On June 12, Foresight Canada took part in an engagement roundtable session in Calgary, Alberta, hosted by PrairiesCan to discuss the newly minted Building a Green Prairie Economy Act. The Act, which was signed into law on December 15, 2022, was designed to help grow the green economy across the prairies in a way that is sustainable and inclusive.
Canada’s prairie provinces are rife with clean economic opportunity, with numerous oil and gas processing facilities and coal power plants presenting opportunities for carbon capture, utilization, and storage (CCUS), and the sunny, sprawling environs opening doors for renewable energy such as wind, solar, and biomass power. In an attempt to capitalize on these opportunities, the Government of Canada has been engaging various stakeholders and leaders in the space to better understand what they are and how to best leverage them.
Through the first half of 2023, PrairiesCan undertook those consultations, with the intent to compile the feedback from the sessions and create a framework that will be tabled in Parliament before the end of the year. The engagement sessions included discussions with prairie provinces, municipalities, Indigenous Peoples, industry, labour organizations, and prairie residents to develop a framework for local cooperation and engagement that will help grow the green economy.
During the sessions, PrairiesCan presented a number of questions designed to discover ideas on the clean economic opportunities for the Prairies, what is needed to make them a reality, and how to strengthen collaboration and secure a green future for the Prairie region in a competitive global economy.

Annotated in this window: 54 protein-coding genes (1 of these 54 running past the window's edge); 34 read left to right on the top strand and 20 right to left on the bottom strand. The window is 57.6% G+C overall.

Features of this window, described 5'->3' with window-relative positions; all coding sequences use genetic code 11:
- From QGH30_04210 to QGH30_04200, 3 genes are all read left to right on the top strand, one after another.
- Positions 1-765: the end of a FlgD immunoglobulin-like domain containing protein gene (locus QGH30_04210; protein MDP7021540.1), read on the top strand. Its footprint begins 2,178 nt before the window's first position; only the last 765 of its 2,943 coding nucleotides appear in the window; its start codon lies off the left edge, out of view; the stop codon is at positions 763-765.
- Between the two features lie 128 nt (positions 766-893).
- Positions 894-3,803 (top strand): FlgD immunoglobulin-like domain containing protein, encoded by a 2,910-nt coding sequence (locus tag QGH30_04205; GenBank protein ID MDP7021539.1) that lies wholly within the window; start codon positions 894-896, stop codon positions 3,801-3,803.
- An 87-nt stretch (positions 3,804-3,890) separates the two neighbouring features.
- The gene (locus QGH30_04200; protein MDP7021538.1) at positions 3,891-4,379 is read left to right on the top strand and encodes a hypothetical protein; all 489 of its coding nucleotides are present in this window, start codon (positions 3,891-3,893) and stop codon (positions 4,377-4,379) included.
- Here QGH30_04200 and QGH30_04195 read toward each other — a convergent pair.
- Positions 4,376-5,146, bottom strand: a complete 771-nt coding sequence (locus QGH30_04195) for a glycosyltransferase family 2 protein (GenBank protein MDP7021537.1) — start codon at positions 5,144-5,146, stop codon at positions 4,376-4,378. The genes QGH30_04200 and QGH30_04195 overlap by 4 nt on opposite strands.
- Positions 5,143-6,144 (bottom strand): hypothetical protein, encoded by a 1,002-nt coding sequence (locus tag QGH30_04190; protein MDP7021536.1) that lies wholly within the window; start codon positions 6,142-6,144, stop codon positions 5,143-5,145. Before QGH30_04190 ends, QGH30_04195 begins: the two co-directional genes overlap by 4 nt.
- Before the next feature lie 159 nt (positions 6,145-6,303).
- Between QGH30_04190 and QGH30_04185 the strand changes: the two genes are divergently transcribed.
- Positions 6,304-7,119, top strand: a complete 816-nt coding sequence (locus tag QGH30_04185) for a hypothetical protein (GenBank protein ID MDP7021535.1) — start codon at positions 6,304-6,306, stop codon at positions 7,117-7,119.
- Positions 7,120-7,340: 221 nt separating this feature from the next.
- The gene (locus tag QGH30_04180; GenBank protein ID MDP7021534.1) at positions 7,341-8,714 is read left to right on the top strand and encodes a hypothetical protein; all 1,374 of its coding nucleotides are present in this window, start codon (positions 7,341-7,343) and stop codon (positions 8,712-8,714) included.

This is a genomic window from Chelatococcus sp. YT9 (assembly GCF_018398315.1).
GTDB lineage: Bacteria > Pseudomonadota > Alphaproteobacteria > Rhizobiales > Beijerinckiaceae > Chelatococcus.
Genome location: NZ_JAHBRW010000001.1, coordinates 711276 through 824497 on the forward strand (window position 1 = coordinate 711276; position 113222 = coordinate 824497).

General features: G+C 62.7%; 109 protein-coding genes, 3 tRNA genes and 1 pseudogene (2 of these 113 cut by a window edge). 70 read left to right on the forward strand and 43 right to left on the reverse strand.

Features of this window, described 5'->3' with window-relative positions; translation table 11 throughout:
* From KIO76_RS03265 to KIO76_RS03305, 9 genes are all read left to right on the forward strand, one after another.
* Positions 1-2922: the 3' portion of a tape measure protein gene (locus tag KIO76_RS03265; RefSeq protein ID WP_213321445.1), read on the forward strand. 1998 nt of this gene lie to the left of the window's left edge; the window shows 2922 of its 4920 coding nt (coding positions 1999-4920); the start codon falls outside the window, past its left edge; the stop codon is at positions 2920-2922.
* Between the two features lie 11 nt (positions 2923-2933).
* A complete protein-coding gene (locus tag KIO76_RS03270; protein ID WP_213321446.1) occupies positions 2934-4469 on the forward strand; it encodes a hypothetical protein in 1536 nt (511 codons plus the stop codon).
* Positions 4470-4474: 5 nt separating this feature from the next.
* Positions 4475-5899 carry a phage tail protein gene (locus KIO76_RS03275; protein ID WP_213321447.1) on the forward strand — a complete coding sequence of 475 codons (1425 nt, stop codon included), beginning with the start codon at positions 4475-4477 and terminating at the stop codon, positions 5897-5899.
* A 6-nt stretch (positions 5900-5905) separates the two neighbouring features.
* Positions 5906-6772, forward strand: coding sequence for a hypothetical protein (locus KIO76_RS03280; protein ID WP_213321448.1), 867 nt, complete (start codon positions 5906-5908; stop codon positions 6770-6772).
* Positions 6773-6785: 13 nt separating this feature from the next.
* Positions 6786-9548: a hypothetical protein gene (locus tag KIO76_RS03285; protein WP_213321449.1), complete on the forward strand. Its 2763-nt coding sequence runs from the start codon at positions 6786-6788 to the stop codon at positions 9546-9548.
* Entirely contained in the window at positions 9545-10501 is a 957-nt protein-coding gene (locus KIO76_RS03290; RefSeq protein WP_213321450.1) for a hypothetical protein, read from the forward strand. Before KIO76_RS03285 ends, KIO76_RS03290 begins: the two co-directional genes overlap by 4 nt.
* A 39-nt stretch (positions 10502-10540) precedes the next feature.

Here are those questions, along with Foresight’s thoughts on each of them:
1. As the world pivots to a greener economy, what are the opportunities for growth that matter most for your community and the Prairies?
Creating a framework that will allow for increased industry competitiveness across the Prairies will be crucial so innovators have the opportunity to deploy and scale their solutions. There is no shortage of impressive, Prairie-based cleantech ventures ready to make their mark on the world stage. Therefore, there is a huge opportunity to support these ventures through industry connections, capital investment, and collaboration to ensure the Prairie cleantech community continues to thrive.
2. Other countries are actively pursuing the economic opportunities and benefits created by the shift to a greener economy. To stay competitive as a region, what actions are needed now to seize the opportunities that you see for the Prairies?
In order for Canada and the prairies to seize these opportunities, Canada can continue championing policies that enable collaboration between innovators, industry, and governments at every level. Enhancing collaboration between stakeholders can only make Canada’s prairie economy stronger.
To achieve a strong green economy for the Canadian Prairies, stability and clarity on policies such as environmental regulations, carbon pricing, and tax incentives are key. In addition, policies that streamline cleantech adoption, and take into account regional realities, constraints, resources, assets, and contributions to the national goal of a net zero future will further bolster a thriving green economy across the prairies.
3. Building a greener economy will require collective effort and leadership. How can the Government of Canada collaborate better with other governments, industry, and Prairie Canadians on the opportunities you have identified? We would like to hear examples of strong partnerships and lessons learned.